But this poses an enormous problem, of which Kant appears not have been aware. What is the relationship between the empirical self and the self in itself, between the phenomenal self and the noumenal self? Since the noumenal self is the moral self, the self that abides by the Moral Law, it is clear that the noumenal self is aware of itself. It is, Kant sometimes says, Practical Reason [thus identifying the bearer of a faculty with the faculty.] The empirical self, which experiences temptation, desire, pleasure and pain, is the appearance in the realm of phenomena of the noumenal self. I cannot recall that Kant ever says this straight out, but there is really no other possible answer to the question.
Let me try to clarify this by means of an analogy. Suppose that I decide to write a story about my family when I was a boy. In the story are a number of characters -- my father, my mother, my sister, my aunts and uncles, my cousins, and my grandparents. One of the characters in the story is called "Rob." [Since my big sister, Barbara, had already appropriated "Bobs" as her nickname I couldn't really be called "Bob," so I became "Rob."] All the characters in the story bear a relationship to me as the author of the story, but the character called "Rob" bears a special, a privileged, relationship to me as author. That character is the appearance of me in the story. No other character in the story can have that relationship to me as author. Now, my sister might decide to write a story about the family as well, and she might [though it is unlikely] write word for word the same story that I have written. In her story, there will be a character named "Bobs" who will have the same privileged relationship to her as author of her story that the character named "Rob" has to me as author in my story. There will of course also be a character named "Bobs" in my story and a character named "Rob" on her story, but neither of those characters will bear a privileged relationship to the author of its story.
This is, roughly speaking, the situation Kant is describing. I synthesize my manifold of sensuous intuition according to the rules for such synthesis, and produce thereby a story, if you will, that I call "nature." In that story are many objects -- the sun and the moon, the earth and all that is on it, and a number of human beings, among whom there is one bearing the name "Robert Paul Wolff" born in 1933 in New York City, New York. That human being is conscious -- indeed, he is self-conscious -- and he bears a privileged relationship to the noumenal self that has synthesized the manifold and has by so doing acted as "the law-giver to nature." That noumenal self is a moral agent, and it has certain obligations, says Kant, to other moral agents.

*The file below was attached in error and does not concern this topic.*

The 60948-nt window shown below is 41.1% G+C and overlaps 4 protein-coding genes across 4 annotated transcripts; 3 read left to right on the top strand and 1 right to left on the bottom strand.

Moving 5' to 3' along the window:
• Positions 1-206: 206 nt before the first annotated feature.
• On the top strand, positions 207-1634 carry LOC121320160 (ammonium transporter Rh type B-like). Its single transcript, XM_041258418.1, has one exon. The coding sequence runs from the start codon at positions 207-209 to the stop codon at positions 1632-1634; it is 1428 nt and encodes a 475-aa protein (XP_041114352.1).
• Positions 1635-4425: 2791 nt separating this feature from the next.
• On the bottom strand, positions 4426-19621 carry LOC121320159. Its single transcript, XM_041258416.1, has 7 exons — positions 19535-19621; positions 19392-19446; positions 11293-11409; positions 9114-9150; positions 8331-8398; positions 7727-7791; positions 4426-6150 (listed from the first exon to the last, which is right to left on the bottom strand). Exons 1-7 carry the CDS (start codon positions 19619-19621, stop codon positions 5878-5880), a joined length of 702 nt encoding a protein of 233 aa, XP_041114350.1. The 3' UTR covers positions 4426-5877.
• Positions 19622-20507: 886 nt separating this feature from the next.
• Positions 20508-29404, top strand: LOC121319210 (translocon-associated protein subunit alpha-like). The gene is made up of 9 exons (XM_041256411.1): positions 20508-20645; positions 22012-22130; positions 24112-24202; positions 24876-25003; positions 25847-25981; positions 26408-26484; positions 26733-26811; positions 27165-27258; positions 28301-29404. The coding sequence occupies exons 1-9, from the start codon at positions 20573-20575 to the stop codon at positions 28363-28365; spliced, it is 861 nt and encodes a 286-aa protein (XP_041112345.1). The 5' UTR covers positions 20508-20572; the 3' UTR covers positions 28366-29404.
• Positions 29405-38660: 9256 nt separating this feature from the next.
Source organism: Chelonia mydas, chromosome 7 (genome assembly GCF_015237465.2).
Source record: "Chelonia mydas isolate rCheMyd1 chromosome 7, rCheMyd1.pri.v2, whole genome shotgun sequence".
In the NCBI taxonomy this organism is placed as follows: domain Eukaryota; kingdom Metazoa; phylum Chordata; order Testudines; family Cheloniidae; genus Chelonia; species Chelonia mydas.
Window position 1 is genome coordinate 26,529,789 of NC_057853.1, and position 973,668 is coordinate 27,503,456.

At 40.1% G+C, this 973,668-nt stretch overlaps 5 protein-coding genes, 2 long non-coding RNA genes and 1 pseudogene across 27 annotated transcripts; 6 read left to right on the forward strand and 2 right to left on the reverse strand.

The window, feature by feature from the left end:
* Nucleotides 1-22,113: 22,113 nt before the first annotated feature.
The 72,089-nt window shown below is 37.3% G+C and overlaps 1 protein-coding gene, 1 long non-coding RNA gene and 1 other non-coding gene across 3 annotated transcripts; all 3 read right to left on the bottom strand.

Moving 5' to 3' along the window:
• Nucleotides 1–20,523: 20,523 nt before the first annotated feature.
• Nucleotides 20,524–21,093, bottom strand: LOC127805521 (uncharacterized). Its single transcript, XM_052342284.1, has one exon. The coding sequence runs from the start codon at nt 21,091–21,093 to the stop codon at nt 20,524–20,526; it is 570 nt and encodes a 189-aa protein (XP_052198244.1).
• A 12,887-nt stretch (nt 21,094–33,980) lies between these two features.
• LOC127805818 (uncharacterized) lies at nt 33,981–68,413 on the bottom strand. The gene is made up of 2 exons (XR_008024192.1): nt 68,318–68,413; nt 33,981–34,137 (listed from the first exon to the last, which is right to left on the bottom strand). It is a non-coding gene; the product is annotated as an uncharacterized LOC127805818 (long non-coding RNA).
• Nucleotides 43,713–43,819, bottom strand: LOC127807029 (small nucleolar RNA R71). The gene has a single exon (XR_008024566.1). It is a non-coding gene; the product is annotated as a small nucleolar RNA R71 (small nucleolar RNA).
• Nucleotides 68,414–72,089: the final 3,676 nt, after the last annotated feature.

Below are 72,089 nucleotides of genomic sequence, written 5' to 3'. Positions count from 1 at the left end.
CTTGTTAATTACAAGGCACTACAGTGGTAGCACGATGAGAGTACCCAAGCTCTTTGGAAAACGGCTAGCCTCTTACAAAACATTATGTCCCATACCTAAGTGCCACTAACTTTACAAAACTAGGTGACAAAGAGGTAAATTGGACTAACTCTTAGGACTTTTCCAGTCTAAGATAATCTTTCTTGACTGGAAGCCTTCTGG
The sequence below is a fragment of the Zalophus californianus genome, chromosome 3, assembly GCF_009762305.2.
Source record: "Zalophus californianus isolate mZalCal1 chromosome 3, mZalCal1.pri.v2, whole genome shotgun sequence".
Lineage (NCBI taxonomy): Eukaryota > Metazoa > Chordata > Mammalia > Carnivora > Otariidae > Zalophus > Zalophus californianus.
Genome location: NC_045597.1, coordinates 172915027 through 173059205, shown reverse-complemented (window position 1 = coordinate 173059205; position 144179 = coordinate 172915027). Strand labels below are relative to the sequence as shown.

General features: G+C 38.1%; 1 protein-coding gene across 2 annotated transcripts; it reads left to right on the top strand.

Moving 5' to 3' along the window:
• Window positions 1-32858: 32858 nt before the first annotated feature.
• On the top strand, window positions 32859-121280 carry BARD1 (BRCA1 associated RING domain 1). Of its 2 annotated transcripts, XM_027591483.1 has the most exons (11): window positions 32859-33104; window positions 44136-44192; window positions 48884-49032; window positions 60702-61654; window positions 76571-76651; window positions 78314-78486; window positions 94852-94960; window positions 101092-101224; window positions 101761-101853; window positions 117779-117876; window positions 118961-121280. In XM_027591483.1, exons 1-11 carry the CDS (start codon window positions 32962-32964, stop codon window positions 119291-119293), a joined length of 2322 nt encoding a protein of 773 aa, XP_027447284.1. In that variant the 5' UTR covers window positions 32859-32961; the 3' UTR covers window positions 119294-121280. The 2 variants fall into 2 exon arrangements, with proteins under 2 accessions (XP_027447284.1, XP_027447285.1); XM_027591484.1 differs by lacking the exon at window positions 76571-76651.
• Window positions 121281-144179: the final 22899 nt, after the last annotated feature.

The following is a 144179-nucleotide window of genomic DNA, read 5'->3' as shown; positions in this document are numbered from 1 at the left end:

But how on earth can this moral agent ever encounter other moral agents in the realm of appearance that it has synthesized from a diversity of sense contents?
I want you just to think about this for a moment. According to Kant, I have moral obligations -- duties -- to other moral agents. Not to rocks or to trees or to horses or to human beings understood merely as natural things in the realm of appearance, but to other moral agents, which is to say other noumenal selves. But it is as a phenomenon, as an appearance, that I speak, make promises, tell lies, borrow money, kill other human beings, and do all the things that the Moral Law tells me I must do or must not do. And leaving aside the duties to myself, which Kant is sure to make a place for in his ethical theory but which do not really count for all that much, all my duties are to other noumenal selves. For the life of me, I cannot see how, on Kant's theory of a priori synthesis, I could ever even hypothetically encounter another noumenal agent in the realm of appearances.
I mean, we cannot each of us be telling numerically the same story, any more than -- to use an old philosophical example -- we can all be sneezing the numerically same sneeze. We might be telling qualitatively identical stories, by a sort of Leibnizean pre-established harmony, rather like two year olds engaged in what child psychologists call "parallel play," but Kant's very first foray into what became the Critical Philosophy, the Dissertation, decisively rejected the theory of pre-established harmony, and besides, even though it might somehow save physics, it cannot save morality. If I can never encounter another moral agent, then Kant's ethical theory is vacuous.
Well, no doubt you will along about now be waiting for me to tell you how this tangle can be unraveled, concluding with a triumphant reconciliation of Kant's ethical theory with his epistemology. But I cannot. No more can I reconstruct out of the text of the Groundwork a satisfactory demonstration of the validity a priori of a substantive fundamental principle of morality. Lord knows, it is not for not trying. I spent seven years puzzling over these questions. In the end, I wrote a book about Kant's ethical theory and a number of scholarly articles. But none of those writings contains a satisfactory resolution of this problem. Indeed, I do not think that it has a resolution. This has profound consequences for ethical theory, whether you are sympathetic to Kant's approach to the subject or not. But that is a story for another day. This "Introduction" has no gone on for more than thirty thousand words, and it is time to bring it to a close. I hope it has proved useful. I shall edit it slightly and post it on box.net, so that anyone who is interested can read it at his or her leisure.